The likely outcome of next steps is uncertain: whether the selected circuit court will grant the permanent injunction (which could depend on the make up of that judiciary in that circuit), whether the Biden Administration would appeal a permanent injunction (we can safely say that is a likely outcome in the event of a permanent injunction), whether the U.S. Supreme Court would hear the matter, and the outcome if it does so (impossible to predict).   A reversal of the current or a future injunction could happen quickly and without warning. We also cannot predict whether OSHA would be forgiving to companies who are delayed in implementing the ETS while awaiting a final court ruling.  If OSHA is not forgiving, companies that fail to meet the ETS compliance deadlines could face penalties and citations.

The most conservative course of action is to familiarize yourself with the ETS requirements and begin preparing to implement those requirements if the stay is lifted.  That will prevent you from needing to scramble to come into compliance in the event the ETS is reinstated, along with the present timeline.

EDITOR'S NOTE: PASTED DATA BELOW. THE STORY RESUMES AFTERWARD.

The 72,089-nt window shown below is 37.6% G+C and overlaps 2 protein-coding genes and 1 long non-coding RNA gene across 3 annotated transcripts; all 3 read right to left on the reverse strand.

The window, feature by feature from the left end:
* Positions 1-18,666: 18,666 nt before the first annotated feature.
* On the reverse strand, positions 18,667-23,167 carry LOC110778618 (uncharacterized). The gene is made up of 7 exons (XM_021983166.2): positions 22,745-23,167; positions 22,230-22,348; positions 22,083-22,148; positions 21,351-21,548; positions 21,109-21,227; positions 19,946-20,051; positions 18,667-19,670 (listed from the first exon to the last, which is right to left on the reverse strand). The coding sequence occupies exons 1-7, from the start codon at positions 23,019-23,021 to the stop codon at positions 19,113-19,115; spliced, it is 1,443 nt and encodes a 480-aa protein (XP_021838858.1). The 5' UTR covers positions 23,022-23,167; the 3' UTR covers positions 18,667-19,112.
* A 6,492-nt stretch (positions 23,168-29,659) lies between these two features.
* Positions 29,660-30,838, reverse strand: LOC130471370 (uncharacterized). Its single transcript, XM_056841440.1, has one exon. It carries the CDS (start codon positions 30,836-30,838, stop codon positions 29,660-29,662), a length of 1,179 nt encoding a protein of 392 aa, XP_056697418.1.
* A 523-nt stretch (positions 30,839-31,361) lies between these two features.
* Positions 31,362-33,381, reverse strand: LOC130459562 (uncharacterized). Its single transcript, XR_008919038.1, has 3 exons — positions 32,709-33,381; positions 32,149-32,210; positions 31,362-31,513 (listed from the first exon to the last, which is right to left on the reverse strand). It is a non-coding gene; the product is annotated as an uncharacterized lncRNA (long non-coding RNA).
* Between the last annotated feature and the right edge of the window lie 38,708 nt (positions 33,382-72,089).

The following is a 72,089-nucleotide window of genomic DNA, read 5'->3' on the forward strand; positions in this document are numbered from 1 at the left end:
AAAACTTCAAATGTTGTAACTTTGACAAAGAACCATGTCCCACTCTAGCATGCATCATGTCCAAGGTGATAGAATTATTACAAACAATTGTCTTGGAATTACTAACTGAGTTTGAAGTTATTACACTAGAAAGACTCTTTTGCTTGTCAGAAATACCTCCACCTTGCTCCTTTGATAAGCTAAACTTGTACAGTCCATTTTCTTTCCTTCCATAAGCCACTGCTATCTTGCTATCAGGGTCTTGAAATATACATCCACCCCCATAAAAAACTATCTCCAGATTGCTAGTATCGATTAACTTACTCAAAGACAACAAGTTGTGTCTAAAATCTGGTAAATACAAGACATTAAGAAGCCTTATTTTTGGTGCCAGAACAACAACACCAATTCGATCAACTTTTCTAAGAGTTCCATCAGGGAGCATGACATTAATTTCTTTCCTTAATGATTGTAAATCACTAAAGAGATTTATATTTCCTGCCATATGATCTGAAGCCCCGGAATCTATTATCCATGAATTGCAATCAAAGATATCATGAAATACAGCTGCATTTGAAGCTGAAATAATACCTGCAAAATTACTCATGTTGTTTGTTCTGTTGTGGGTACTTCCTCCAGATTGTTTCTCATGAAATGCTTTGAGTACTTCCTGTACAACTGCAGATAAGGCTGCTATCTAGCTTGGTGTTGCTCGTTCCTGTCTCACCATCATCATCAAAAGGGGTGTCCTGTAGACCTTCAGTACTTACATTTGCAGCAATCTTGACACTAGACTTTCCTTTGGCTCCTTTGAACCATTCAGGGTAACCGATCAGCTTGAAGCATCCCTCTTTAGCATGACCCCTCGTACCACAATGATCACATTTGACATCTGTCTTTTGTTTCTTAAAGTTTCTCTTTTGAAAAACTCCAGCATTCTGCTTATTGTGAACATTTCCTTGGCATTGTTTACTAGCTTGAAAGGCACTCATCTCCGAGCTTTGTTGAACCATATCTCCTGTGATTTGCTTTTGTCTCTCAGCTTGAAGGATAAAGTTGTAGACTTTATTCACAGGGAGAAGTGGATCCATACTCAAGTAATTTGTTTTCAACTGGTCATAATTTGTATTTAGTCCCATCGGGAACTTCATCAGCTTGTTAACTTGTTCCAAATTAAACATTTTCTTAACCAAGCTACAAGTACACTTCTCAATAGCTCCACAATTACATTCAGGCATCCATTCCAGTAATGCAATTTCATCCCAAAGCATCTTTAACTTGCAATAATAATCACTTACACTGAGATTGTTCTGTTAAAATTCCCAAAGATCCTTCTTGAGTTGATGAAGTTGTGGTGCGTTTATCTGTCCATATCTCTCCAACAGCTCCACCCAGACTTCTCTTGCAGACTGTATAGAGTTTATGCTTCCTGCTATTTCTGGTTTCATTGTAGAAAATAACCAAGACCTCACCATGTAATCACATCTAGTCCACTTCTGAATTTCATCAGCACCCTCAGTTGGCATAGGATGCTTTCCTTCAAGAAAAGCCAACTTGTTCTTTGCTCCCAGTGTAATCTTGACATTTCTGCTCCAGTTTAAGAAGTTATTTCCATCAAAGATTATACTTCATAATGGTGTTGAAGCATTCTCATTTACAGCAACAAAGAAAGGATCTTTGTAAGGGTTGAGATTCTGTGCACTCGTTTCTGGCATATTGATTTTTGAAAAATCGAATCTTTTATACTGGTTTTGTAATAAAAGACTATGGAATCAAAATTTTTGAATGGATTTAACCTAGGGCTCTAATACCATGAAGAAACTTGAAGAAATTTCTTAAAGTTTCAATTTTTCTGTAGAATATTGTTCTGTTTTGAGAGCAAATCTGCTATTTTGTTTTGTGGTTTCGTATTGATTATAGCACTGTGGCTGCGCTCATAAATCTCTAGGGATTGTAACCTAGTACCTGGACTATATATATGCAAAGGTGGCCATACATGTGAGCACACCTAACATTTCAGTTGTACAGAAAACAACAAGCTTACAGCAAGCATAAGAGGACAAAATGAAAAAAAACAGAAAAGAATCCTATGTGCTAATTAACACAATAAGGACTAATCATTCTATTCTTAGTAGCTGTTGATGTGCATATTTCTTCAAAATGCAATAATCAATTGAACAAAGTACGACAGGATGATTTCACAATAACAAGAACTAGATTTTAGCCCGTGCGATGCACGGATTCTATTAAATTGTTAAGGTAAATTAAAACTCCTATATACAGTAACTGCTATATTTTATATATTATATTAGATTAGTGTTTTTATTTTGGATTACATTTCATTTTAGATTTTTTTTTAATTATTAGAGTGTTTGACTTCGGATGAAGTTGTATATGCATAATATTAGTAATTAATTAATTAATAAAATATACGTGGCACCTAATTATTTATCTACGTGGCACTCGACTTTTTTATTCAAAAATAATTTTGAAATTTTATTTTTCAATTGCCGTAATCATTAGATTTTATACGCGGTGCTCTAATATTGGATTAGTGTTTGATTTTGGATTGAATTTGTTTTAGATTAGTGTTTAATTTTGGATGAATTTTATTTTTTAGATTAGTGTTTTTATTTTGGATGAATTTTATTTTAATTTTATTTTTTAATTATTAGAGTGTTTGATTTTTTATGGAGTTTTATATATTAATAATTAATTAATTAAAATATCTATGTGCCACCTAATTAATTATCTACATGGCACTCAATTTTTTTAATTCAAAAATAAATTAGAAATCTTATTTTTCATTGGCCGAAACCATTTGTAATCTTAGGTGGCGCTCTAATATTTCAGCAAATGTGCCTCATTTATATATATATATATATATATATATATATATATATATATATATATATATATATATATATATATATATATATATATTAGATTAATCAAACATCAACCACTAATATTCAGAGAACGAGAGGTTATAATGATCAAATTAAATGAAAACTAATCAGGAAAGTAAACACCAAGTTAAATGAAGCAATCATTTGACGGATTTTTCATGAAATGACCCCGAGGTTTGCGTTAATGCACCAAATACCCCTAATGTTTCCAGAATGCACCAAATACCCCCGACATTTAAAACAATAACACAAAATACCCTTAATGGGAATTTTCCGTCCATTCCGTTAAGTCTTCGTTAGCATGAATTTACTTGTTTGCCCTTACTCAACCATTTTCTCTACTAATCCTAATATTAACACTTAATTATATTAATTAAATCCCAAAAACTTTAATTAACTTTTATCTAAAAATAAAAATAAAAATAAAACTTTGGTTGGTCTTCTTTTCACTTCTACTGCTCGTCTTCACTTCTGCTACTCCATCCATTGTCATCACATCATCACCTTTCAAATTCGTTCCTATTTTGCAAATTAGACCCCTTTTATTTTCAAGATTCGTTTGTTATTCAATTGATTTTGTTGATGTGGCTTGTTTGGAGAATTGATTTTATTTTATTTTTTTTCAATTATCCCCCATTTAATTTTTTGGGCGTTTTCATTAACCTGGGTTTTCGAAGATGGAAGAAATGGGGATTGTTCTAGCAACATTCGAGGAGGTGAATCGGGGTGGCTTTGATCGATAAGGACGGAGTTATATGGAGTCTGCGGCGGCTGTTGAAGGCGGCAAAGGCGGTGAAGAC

The earliest effective date for any of the ETS requirements is December 5, 2021, which includes the requirement that employers have a vaccination policy and various other technical standards in place. These materials should be developed in the interim and the company should be poised to implement the program the ETS ultimately be upheld. 
We have developed required and recommended materials for ETS compliance, and are happy to help you tailor those to your unique workplace.  Please reach out and we can help developing your program. 
(2)     What About California's ETS?

Cal/OSHA’s ETS is required to be modified to be consistent with the OSHA ETS within 30 days of the adoption of OSHA’s ETS (by December 5).  In light of the above uncertainty with respect to the OSHA ETS, the Cal/OSHA advisory board will discuss proposed changes on November 18, 2021.  They will publish an updated proposed draft “as soon as feasible.”

(3)     The Deadline for Compliance with the Federal Contractor Vaccination Rules Has Been Extended.